18 Feb

Today I had one of those moments that (from trawling the internet) appears to have happened to many phd students: hating academia utterly and completely. It seems like most people go through it – wondering how they got to the point of deciding to start the phd, let alone reaching a point where they feel able to complete it.

I am well aware that my main problem is confidence. No matter what I’ve done, I’ve always thought I’d be found out as some kind of fraud and that I had made it where I was because of a lot of luck and other people equating enthusiasm with ability. Even when I passed additional qualifications or got letters and cards that should have given me faith in myself I wouldn’t ever believe what was said. I love writing, love my topic, and I really love where the research is going. BUT (of course there is a but!) I have started to hate academia already, particularly the feeling of inadequacy that follows me everywhere as soon as I step away from my desk and have to interact on any academic level with anyone and they’ll find me out.

And so, I hope this post becomes the realisation that I have found the battleground of my PhD: self-confidence. I don’t know how to change it, but I hope that recognising it is the first step to ensuring I don’t quit…

Now I know this is all self-pitying twoddle, but apparently it’s normal to feel like this… A more amusing stance on the issue is evident in this list of acronyms for PhD (taken from

Patiently hoping for a Degree
Piled higher and Deeper
Professorship? hah! Dream on!
Please hire. Desperate.
Pour him a Drink
Philosophically Disturbed
Probably headed for Divorce
Probably heavily in Debt
Patiently headed Downhill…
Permanent head Damage
Potential heavy Drinker
Professional hamburger Dispenser… “Would you like fries with that?”
Post hole Digger
Professional hair Dresser
Piano hauling Done
Pizza hut Driver
Pretty heavily Depressed
Prozac handouts Desired
Pretty heavy Diploma
Pretty horrible dissertation
…and the funniest of them all – Philosophiae doctor

The Silence and The Step Back

31 Jan

Although I didn’t fall into a hole and hide from the world, the three months silence from here was probably a manifestation of my work taking so many directions and my confidence taking so many tumbleturns. Being able to step back a little now is much less about feeling more confident and more about feeling more confident that this is exactly the process I need to go on to feel confident in the end.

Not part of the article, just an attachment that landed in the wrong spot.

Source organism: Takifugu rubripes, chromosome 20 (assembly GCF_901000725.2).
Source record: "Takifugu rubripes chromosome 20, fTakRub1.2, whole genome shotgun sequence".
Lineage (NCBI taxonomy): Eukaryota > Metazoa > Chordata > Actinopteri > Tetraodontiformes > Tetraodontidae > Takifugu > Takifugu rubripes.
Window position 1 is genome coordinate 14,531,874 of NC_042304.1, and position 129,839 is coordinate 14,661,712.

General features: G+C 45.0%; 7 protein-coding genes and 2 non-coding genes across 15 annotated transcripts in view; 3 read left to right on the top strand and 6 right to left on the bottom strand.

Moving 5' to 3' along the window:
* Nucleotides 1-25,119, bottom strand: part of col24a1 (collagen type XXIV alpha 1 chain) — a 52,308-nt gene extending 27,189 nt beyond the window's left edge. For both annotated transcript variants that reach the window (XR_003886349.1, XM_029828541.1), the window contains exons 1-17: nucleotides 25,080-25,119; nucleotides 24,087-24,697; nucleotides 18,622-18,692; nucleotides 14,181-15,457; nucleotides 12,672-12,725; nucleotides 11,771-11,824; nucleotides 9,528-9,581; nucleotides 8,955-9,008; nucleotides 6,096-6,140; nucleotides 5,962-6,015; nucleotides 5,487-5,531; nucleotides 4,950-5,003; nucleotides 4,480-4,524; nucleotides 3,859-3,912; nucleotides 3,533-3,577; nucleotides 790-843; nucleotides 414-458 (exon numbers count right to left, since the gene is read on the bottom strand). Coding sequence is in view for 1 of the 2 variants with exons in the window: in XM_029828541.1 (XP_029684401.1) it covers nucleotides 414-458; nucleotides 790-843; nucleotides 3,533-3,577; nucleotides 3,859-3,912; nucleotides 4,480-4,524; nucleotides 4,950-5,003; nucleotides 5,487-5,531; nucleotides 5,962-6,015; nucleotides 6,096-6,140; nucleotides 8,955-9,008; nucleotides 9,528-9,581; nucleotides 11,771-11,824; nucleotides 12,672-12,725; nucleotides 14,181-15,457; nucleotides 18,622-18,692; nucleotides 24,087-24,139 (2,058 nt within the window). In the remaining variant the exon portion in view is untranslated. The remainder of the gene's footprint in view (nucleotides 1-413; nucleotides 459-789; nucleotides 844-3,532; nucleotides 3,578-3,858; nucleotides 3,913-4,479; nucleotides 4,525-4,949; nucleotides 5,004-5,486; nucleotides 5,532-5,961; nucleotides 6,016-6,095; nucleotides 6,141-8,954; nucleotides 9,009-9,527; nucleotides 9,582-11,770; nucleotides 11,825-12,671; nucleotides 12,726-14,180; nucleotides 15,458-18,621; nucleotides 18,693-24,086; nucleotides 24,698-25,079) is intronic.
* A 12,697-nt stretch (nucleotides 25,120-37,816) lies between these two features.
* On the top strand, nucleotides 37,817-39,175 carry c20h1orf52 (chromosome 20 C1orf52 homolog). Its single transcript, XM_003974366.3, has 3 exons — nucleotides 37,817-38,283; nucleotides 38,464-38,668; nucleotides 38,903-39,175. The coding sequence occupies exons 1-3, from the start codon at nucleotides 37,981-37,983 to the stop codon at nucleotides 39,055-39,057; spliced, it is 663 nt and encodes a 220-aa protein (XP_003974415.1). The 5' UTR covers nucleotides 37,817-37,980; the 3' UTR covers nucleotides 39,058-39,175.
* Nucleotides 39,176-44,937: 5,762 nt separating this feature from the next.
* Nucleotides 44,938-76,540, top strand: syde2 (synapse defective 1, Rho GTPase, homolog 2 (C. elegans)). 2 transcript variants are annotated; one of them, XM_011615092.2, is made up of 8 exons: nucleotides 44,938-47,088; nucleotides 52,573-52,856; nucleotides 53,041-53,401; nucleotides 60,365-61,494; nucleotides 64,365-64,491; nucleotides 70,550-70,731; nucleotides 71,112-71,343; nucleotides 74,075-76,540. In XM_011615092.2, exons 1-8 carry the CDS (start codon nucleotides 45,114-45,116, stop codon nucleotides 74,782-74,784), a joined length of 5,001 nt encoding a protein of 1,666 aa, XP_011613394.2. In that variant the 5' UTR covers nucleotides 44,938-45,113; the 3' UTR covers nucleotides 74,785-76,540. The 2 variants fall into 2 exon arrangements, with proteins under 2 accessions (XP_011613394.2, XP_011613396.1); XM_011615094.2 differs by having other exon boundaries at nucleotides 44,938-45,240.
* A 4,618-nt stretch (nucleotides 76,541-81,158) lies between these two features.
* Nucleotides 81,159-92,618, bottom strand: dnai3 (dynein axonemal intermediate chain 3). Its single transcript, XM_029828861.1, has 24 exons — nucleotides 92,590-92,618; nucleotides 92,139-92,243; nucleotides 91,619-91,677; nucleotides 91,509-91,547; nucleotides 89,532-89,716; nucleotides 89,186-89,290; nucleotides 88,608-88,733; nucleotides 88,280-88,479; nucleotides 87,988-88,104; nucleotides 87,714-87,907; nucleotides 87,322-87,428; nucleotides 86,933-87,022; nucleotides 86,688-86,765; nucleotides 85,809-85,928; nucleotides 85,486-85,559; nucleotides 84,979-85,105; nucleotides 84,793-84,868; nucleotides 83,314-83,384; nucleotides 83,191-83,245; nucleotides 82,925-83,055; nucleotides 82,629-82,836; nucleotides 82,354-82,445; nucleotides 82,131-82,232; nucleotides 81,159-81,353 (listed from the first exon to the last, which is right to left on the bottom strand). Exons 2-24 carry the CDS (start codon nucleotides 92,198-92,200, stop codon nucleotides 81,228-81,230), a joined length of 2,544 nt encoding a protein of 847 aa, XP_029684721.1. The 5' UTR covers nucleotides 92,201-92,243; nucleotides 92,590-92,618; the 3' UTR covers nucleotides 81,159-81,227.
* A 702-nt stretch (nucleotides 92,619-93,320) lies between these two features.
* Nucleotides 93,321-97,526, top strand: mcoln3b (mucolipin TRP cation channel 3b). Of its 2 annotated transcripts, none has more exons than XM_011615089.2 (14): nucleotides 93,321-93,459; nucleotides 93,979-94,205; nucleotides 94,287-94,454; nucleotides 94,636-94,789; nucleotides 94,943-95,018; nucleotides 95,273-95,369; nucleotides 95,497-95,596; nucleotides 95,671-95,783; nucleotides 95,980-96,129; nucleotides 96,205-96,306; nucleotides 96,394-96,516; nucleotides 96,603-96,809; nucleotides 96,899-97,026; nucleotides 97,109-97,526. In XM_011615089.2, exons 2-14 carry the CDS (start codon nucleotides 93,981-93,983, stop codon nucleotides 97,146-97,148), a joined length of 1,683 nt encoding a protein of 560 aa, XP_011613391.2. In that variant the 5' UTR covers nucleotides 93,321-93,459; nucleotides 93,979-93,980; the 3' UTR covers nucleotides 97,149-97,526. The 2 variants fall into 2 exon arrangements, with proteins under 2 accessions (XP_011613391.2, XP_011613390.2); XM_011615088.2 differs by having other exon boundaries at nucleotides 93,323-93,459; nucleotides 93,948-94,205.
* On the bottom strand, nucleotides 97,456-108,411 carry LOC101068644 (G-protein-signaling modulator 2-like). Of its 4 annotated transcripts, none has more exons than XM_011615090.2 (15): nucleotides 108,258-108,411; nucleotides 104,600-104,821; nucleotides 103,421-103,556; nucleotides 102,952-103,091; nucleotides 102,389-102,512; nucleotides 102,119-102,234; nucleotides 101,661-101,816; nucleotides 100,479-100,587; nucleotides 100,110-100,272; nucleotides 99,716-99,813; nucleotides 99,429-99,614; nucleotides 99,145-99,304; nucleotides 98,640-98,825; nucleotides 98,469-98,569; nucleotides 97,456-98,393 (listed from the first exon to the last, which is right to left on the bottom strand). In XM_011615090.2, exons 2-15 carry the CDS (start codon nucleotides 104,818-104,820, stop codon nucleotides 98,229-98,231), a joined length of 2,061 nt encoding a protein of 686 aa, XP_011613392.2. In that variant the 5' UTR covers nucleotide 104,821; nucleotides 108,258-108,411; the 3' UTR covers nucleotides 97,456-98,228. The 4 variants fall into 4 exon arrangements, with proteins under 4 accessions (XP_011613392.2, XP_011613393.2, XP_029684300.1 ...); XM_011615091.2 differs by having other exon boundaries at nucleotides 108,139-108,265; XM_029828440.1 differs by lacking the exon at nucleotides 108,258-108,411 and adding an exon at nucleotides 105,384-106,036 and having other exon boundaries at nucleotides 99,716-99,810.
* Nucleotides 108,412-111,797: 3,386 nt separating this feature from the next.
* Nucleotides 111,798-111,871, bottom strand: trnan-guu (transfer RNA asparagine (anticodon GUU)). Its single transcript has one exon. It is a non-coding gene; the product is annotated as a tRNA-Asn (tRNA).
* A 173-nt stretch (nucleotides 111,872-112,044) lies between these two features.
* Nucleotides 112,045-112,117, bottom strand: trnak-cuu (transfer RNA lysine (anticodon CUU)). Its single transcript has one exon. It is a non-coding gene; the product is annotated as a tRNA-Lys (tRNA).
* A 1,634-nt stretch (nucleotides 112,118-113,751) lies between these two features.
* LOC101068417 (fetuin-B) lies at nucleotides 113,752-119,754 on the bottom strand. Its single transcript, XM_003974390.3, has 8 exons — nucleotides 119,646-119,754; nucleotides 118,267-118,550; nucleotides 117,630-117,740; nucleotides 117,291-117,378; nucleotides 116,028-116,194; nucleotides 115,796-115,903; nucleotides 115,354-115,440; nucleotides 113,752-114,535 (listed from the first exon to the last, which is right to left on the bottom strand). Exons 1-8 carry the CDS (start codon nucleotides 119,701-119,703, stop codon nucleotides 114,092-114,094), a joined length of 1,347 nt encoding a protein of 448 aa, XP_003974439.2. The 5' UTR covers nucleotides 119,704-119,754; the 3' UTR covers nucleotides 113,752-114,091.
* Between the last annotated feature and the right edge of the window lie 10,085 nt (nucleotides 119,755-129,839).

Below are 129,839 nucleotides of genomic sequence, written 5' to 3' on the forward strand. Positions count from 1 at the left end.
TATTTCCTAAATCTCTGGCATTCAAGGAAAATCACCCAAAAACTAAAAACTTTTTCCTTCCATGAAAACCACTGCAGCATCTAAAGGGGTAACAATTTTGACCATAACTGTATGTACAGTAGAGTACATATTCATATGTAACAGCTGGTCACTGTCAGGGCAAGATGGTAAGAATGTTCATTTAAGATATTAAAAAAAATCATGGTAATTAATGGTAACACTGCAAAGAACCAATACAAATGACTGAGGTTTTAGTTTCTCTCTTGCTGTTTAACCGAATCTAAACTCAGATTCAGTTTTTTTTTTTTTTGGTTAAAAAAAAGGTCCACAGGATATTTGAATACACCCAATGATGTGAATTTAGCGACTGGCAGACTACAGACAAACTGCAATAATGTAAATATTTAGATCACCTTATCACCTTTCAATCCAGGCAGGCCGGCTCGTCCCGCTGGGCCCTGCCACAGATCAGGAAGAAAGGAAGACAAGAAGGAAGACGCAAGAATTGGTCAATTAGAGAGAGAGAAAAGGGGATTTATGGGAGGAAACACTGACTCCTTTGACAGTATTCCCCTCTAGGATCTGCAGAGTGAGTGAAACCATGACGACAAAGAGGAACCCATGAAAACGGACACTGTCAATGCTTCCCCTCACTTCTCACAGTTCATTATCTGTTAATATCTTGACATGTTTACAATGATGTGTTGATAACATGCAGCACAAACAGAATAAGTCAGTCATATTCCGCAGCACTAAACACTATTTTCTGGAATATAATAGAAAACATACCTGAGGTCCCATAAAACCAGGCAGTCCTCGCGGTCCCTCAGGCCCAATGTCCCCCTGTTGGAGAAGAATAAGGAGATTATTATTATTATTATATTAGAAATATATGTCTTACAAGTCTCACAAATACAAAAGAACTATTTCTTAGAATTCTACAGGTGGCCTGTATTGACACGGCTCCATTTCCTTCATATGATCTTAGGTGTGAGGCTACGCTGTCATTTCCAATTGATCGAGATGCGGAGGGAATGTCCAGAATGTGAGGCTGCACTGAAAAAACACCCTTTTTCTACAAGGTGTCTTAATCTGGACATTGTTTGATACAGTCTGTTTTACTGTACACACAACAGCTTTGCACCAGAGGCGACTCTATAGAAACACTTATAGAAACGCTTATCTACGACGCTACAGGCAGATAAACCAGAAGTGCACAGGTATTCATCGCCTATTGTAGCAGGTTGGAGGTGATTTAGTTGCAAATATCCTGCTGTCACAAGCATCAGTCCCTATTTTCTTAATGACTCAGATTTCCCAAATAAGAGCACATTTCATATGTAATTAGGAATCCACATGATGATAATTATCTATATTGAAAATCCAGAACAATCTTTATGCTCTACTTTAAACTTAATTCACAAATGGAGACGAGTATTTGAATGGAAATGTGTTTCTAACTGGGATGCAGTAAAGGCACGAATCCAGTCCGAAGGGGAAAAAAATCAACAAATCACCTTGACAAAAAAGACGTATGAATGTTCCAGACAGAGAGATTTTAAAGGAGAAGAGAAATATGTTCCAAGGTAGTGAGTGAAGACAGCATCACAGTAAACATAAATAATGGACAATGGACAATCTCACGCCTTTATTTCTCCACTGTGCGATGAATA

The research topic has taken new shapes, new dimensions, new forms and has, ultimately, become driven by the theory… but weirdly, it’s better BECAUSE it’s driven that way. And it’s not even particularly different but it does feel more original and more necessary. That’s got to be good, right? 

During ‘The Silence’ I learnt to step back entirely from what I expected from myself and what I expected the PhD to look like in the end. It’s a freeing moment when you realise that the joy of doing this type of research is the myriad of avenues your reading and inquiring can take you (and on a side note, the moment of joy when you realise Foucault IS relevant, IS interesting and IS comprehensible… in parts!). 

The Step Back was actually many forms of stepping upwards, backwards, downwards at the same time; up a level of theory, down into specific parts of that theory, back to historic theory; upwards in my own knowledge and understanding, backwards in expectations of myself… The list really could go on. 

By the end of next week I should have completed the rewritten, reformulated, refocussed, retheorised, repositioned (……etc!) proposal for my research, and my first chapter. I’m hoping the next silence is as I breathe and enjoy a step forward.